Washington D.C. [USA], Sep 06 (ANI): A team of researchers has recently found that combining substance abuse treatment with regular medical care can successfully treat people with opioid or alcohol addiction.
According to researchers, this model can be a lower-cost and more-accessible way to treat opioid addiction than expanding the nation's supply of specialty care clinics.
The study found that patients, who combined substance abuse treatment with primary medical care were more than twice as likely to receive treatment for opioid or alcohol abuse, as compared to peers who received usual primary care services.
"This new model of integrating treatment for substance use disorders with a patient's primary medical care could expand access to drug treatment at a lower cost and in a more accessible fashion," said lead author Dr. Katherine E. Watkins, from RAND, a nonprofit research organisation.
The patients in the collaborative care model also were significantly more likely to report abstinence from opioids or alcohol six month after beginning care, a key marker to successful recovery.
The participants were randomly assigned to receive their medical care from either the clinics' usual primary care providers or from providers, who were partnered with therapists and care coordinators and received special training to provide evidence-based substance use treatment.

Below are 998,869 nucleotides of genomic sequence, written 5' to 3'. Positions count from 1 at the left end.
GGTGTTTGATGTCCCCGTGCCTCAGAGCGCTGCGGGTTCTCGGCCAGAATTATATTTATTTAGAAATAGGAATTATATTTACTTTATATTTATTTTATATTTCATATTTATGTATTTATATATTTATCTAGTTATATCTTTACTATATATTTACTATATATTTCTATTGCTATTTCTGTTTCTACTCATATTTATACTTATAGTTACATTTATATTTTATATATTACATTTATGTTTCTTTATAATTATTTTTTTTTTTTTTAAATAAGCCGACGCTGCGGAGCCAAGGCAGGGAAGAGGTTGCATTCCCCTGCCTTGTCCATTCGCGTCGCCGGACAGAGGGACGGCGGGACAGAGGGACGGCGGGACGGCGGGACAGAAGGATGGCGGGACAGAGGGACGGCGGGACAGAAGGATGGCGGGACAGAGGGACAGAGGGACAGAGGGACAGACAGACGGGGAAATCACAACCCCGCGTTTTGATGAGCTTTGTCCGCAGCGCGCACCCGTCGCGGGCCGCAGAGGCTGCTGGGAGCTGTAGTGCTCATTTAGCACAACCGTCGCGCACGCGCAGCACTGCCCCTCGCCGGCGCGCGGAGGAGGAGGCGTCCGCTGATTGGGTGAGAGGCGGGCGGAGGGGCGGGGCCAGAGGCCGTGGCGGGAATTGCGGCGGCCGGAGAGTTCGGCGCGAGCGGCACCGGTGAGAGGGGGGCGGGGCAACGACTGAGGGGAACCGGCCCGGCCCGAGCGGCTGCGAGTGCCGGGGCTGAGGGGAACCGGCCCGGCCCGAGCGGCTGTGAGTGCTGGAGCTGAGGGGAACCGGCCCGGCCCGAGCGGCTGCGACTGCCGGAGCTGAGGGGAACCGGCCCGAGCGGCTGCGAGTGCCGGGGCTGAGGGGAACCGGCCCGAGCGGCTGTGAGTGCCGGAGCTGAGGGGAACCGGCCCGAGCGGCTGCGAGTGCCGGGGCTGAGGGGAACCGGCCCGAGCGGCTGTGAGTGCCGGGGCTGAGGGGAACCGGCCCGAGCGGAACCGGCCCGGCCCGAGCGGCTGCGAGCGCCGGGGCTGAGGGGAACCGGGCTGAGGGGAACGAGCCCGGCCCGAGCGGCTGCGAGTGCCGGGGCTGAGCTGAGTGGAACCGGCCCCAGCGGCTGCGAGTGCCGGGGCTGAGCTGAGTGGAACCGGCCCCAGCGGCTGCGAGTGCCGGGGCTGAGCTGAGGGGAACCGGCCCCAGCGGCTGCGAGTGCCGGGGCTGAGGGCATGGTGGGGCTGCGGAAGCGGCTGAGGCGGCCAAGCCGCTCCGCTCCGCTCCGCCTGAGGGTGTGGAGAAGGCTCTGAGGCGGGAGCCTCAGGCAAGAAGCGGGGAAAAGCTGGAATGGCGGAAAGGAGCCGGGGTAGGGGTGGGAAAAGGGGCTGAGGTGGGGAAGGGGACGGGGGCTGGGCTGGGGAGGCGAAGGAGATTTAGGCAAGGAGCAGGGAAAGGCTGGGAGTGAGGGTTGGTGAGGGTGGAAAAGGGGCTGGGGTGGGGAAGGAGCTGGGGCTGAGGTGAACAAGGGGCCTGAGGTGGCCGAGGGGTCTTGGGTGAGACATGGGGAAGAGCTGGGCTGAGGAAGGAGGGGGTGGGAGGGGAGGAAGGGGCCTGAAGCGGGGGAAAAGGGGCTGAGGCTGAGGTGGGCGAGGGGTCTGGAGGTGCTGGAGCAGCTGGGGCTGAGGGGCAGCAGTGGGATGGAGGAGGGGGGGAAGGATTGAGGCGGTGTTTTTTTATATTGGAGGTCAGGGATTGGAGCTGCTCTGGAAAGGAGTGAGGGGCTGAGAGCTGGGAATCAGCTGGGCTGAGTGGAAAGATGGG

The collaborative care system was designed to increase delivery of a six-session brief psychotherapy treatment and/or medication-assisted treatment to reduce cravings for opioids or alcohol.
The findings indicated that after six months, 32.8 percent of the participants in the collaborative care model reported that they had abstained from opioids or alcohol in the previous month, compared to 22.3 percent treated in the usual primary care system.
The researchers stated that among people with substance abuse problems, abstinence is linked to a lower likelihood of relapse compared.
They results suggested that it is possible to successfully treat people who are addicted to opioids or alcohol in a primary care setting.
The findings appear online by the journal JAMA Internal Medicine. (ANI)